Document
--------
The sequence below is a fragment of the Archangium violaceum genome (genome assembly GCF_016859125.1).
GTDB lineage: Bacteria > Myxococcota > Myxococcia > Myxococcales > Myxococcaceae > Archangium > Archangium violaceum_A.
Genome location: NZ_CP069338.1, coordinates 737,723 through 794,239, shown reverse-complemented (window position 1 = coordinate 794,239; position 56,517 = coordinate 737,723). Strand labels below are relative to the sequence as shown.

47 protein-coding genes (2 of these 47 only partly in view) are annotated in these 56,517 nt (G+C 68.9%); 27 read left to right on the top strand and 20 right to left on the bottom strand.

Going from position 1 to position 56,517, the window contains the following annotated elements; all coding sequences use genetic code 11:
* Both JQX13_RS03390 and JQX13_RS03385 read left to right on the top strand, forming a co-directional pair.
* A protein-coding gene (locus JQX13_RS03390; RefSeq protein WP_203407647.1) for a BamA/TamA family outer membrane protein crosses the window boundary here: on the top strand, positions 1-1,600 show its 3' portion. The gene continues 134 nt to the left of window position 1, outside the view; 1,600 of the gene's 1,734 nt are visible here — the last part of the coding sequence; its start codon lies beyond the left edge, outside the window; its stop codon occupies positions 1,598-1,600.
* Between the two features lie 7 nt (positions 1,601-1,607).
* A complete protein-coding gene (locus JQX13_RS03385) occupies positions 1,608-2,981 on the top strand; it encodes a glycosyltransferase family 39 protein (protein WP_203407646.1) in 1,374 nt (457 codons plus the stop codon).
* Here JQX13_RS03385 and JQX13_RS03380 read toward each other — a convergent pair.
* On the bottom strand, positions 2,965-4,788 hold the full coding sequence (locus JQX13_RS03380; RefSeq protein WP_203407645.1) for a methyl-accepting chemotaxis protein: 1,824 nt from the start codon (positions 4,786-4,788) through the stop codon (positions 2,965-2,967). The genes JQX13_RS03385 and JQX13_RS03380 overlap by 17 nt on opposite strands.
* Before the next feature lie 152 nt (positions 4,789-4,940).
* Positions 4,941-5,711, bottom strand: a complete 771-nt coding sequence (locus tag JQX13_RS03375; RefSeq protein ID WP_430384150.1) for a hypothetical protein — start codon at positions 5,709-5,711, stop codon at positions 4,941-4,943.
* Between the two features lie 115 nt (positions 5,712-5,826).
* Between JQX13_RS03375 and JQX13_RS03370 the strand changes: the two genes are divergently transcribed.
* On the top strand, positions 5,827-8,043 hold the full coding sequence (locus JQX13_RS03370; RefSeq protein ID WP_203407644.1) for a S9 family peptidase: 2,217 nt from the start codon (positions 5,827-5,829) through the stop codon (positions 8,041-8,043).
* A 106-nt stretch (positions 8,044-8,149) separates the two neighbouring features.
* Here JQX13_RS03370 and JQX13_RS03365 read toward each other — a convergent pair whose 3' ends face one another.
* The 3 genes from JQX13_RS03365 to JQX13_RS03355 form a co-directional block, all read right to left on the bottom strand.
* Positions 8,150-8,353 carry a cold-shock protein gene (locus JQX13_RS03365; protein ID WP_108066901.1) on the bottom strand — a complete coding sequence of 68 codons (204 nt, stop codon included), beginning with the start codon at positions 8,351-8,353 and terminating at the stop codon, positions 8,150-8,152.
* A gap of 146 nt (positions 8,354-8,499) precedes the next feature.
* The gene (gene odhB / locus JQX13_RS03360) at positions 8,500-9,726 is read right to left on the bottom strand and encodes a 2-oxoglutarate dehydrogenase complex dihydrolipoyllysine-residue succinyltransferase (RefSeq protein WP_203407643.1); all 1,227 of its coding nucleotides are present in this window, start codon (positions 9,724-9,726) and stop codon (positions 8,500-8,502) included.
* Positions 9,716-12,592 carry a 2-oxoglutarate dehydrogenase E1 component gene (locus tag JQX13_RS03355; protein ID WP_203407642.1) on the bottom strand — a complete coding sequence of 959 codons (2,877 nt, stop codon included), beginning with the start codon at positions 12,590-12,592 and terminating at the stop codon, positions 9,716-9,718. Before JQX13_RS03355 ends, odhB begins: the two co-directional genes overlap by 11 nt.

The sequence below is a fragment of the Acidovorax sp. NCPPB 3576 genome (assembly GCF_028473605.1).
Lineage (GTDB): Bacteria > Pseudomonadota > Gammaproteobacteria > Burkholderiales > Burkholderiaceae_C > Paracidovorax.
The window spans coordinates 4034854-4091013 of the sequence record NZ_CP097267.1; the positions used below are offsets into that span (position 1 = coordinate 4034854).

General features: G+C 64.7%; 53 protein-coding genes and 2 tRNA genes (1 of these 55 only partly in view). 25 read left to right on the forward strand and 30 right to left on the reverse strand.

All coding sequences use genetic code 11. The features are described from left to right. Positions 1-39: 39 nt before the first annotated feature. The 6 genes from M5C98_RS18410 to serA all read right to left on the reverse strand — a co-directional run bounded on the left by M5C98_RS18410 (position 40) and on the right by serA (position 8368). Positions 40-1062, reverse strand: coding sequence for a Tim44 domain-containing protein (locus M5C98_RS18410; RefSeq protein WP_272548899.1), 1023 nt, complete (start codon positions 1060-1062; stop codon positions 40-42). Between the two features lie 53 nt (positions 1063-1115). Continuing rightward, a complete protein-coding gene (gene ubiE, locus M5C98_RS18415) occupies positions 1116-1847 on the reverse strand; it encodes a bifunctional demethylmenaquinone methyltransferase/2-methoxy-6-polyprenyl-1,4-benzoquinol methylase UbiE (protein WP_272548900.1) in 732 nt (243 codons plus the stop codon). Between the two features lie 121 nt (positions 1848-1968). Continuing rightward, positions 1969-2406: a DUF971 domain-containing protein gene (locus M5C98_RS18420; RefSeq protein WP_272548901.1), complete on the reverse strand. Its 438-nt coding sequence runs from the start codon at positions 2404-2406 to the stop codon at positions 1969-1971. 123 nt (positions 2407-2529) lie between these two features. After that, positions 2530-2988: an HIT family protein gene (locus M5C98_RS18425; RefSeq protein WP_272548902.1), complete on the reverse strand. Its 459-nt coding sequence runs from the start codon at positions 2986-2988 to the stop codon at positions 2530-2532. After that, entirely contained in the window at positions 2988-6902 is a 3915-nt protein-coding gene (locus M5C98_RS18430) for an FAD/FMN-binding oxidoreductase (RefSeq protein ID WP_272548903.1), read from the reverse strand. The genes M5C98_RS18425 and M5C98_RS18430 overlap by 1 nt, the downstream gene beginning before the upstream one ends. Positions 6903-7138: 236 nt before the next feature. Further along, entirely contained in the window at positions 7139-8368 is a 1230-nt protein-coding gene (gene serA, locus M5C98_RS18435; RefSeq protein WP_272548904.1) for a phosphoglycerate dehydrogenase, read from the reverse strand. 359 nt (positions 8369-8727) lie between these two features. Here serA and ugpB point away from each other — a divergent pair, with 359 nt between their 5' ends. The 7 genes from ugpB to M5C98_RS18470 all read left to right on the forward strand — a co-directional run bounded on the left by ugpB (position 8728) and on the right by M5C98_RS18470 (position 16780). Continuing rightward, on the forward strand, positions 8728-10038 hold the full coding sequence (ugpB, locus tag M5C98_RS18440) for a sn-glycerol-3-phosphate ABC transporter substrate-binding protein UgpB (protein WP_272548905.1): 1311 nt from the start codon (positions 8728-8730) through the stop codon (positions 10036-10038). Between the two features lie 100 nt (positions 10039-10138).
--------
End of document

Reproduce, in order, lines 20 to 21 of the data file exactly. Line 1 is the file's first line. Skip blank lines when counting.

* Positions 8,150-8,353 carry a cold-shock protein gene (locus JQX13_RS03365; protein ID WP_108066901.1) on the bottom strand — a complete coding sequence of 68 codons (204 nt, stop codon included), beginning with the start codon at positions 8,351-8,353 and terminating at the stop codon, positions 8,150-8,152.
* A gap of 146 nt (positions 8,354-8,499) precedes the next feature.